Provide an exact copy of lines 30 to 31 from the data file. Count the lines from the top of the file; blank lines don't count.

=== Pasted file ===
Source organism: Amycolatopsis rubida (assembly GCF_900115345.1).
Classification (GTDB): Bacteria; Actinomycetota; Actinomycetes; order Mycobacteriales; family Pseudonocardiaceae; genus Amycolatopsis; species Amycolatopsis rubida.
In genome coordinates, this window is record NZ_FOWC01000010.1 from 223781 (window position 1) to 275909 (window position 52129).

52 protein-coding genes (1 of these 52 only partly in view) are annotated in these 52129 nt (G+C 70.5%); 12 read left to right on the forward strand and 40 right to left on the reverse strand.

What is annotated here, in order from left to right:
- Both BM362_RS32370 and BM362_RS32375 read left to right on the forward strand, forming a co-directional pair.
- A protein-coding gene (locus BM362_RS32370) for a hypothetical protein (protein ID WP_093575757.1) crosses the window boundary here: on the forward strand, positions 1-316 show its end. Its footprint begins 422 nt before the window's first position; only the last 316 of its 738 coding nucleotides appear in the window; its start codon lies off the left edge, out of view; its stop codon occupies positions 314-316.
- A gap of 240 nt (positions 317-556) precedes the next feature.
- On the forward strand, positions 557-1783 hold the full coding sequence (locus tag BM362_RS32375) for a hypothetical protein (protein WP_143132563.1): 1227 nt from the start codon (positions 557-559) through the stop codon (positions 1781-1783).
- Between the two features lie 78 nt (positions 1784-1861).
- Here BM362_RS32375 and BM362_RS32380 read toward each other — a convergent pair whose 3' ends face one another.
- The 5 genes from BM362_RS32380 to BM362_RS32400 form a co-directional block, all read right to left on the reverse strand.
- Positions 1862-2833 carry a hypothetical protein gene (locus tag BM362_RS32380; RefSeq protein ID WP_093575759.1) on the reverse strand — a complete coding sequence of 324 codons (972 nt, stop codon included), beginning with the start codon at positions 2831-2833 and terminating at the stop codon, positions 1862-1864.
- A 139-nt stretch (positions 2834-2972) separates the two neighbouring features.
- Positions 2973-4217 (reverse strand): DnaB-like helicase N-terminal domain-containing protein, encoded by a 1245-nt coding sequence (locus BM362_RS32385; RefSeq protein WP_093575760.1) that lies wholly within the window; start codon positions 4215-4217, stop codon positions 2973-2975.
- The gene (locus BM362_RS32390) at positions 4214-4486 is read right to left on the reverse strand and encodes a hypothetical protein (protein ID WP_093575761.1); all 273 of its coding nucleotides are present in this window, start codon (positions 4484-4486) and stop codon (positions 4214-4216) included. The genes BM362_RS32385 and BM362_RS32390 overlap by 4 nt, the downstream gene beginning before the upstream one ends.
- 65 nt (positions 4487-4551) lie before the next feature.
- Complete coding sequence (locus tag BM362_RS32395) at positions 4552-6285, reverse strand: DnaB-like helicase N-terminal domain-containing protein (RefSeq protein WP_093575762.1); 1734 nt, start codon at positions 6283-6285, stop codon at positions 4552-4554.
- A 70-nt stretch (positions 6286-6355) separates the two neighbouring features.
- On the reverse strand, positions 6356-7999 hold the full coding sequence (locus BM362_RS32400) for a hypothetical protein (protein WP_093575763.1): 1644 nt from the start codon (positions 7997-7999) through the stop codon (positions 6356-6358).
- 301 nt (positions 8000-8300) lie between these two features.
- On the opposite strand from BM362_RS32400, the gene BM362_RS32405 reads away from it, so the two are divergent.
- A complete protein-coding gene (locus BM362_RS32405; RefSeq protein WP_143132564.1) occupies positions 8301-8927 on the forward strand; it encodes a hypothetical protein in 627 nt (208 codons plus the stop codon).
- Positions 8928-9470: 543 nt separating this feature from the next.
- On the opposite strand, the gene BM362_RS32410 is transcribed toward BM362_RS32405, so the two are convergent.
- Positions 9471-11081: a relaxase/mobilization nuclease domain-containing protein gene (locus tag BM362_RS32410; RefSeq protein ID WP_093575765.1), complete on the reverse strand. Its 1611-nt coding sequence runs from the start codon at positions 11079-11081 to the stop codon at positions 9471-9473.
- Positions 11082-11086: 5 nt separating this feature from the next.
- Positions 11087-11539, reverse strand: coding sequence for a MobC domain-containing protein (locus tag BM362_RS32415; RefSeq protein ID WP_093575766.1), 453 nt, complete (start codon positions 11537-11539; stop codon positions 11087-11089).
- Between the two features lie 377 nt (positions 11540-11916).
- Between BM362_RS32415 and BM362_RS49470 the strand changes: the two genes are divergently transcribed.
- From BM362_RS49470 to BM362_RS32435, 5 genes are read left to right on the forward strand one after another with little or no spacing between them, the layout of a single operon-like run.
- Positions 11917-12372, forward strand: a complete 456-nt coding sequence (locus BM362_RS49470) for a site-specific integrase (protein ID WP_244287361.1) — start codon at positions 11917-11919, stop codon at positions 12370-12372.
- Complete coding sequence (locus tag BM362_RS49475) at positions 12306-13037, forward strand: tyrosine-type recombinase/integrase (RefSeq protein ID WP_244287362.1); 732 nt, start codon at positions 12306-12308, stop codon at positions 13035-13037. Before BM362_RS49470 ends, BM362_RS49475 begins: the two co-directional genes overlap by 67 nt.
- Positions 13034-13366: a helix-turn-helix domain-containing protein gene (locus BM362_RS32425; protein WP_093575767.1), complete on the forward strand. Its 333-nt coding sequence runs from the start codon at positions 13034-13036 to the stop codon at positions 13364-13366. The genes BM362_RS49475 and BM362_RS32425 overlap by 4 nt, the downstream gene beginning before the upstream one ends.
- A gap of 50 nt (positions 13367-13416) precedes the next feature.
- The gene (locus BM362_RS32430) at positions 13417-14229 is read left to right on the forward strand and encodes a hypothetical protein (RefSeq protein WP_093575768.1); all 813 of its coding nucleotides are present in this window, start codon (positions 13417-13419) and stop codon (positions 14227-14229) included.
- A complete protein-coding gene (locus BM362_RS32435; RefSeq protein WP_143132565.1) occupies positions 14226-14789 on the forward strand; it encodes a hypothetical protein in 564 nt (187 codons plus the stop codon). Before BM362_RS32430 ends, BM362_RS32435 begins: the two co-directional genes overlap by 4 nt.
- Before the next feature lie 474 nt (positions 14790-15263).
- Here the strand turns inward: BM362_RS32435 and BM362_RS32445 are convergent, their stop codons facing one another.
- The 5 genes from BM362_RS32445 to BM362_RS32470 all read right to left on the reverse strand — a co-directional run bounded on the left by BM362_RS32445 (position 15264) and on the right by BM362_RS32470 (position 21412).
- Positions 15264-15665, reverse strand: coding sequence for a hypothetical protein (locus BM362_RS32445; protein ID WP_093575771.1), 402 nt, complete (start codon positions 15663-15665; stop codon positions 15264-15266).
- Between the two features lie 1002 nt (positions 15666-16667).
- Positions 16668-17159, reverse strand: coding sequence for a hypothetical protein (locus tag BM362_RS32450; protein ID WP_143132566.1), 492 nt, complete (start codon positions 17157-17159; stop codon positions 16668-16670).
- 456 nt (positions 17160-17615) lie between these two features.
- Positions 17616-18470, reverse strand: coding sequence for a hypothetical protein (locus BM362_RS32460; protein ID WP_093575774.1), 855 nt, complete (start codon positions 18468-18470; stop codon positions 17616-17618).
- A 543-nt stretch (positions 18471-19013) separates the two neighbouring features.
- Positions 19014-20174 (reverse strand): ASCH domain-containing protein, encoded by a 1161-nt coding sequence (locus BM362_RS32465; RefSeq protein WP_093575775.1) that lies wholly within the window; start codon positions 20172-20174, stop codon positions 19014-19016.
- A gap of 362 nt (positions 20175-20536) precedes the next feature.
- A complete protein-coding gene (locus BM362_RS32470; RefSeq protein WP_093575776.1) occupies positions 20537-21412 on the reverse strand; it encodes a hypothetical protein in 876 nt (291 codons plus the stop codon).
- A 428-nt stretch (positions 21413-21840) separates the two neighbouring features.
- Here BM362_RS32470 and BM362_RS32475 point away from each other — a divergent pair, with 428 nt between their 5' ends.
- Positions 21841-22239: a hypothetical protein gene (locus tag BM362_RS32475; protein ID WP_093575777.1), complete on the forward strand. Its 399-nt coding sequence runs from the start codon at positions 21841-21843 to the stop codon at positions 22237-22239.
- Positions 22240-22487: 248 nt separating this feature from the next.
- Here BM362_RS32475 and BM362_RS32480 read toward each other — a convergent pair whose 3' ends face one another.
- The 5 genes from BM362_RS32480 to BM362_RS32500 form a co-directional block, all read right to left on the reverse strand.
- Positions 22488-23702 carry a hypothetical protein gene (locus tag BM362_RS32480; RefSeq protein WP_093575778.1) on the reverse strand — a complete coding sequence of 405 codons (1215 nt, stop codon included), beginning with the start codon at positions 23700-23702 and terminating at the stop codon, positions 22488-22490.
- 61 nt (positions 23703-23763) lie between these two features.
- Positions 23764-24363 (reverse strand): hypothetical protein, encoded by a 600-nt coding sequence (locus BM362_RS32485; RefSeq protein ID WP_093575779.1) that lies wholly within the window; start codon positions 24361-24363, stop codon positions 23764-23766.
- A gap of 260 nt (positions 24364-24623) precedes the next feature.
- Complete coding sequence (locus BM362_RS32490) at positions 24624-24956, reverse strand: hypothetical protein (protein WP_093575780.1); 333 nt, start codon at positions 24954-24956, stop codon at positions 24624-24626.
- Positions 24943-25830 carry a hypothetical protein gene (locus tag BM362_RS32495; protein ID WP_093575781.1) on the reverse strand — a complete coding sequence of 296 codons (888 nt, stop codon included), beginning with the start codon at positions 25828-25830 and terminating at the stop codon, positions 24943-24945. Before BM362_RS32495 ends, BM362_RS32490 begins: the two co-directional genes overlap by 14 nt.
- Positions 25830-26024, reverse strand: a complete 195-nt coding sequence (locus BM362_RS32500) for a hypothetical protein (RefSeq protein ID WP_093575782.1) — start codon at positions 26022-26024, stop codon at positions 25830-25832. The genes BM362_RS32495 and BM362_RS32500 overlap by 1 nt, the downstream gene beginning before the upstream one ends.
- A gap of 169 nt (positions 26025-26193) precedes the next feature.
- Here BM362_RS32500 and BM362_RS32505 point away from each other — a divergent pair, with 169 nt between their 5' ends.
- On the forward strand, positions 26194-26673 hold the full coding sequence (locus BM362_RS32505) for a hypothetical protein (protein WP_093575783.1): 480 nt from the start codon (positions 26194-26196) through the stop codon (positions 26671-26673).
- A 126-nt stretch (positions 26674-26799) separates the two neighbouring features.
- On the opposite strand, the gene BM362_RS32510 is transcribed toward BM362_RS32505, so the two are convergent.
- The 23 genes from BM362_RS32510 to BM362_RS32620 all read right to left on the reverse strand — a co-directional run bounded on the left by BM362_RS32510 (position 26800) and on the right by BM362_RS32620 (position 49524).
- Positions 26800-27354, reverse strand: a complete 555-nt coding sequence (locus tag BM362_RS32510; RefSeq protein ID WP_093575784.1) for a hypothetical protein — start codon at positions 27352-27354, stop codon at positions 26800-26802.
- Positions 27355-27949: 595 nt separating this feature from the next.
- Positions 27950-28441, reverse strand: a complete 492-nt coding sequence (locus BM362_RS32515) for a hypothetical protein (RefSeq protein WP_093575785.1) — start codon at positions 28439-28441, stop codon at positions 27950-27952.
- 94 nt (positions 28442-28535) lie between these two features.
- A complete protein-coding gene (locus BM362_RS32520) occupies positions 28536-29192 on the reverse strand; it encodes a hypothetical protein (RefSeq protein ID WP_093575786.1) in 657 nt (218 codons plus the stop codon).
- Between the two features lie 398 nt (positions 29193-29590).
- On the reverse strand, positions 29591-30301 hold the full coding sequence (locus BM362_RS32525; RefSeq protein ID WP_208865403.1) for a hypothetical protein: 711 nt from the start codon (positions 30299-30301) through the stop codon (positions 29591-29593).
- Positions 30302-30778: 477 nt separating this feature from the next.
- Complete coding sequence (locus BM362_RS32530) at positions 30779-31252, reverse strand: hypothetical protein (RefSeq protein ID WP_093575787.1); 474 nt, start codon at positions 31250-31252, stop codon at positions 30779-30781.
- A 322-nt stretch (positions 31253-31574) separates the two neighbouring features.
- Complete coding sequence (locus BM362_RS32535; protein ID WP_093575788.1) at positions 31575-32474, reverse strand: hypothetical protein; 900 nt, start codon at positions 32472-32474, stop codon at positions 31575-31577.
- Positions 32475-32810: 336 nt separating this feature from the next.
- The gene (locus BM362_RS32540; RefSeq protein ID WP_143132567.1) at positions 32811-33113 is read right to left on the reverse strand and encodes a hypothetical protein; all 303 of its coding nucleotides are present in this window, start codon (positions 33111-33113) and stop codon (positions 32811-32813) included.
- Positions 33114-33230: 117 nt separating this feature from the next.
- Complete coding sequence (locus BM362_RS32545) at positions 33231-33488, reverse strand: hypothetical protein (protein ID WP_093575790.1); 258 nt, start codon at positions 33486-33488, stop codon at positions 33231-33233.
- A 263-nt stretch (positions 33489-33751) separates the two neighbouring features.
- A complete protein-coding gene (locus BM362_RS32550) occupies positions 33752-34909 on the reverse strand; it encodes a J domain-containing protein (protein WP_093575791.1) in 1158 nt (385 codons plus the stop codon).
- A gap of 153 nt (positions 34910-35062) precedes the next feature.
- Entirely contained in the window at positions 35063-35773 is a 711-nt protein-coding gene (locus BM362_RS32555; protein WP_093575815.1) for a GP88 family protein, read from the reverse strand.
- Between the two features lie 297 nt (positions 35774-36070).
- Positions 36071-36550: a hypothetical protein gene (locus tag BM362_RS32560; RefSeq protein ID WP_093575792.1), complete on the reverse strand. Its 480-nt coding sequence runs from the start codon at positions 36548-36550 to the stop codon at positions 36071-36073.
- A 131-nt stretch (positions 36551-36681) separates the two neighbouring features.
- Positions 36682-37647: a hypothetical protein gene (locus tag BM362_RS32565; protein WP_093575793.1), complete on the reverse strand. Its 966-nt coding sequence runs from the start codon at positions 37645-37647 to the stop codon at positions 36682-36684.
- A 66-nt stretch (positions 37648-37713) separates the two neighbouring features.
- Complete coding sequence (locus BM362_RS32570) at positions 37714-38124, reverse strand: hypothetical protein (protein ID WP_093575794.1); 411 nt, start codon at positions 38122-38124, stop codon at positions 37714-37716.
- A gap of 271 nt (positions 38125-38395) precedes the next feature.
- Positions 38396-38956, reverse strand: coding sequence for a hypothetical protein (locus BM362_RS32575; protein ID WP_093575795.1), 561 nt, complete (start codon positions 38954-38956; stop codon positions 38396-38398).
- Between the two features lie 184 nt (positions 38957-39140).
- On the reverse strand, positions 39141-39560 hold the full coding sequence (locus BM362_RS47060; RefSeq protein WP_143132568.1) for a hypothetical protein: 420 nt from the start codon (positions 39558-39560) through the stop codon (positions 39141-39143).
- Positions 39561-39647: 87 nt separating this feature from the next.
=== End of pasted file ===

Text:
- Between BM362_RS32415 and BM362_RS49470 the strand changes: the two genes are divergently transcribed.
- From BM362_RS49470 to BM362_RS32435, 5 genes are read left to right on the forward strand one after another with little or no spacing between them, the layout of a single operon-like run.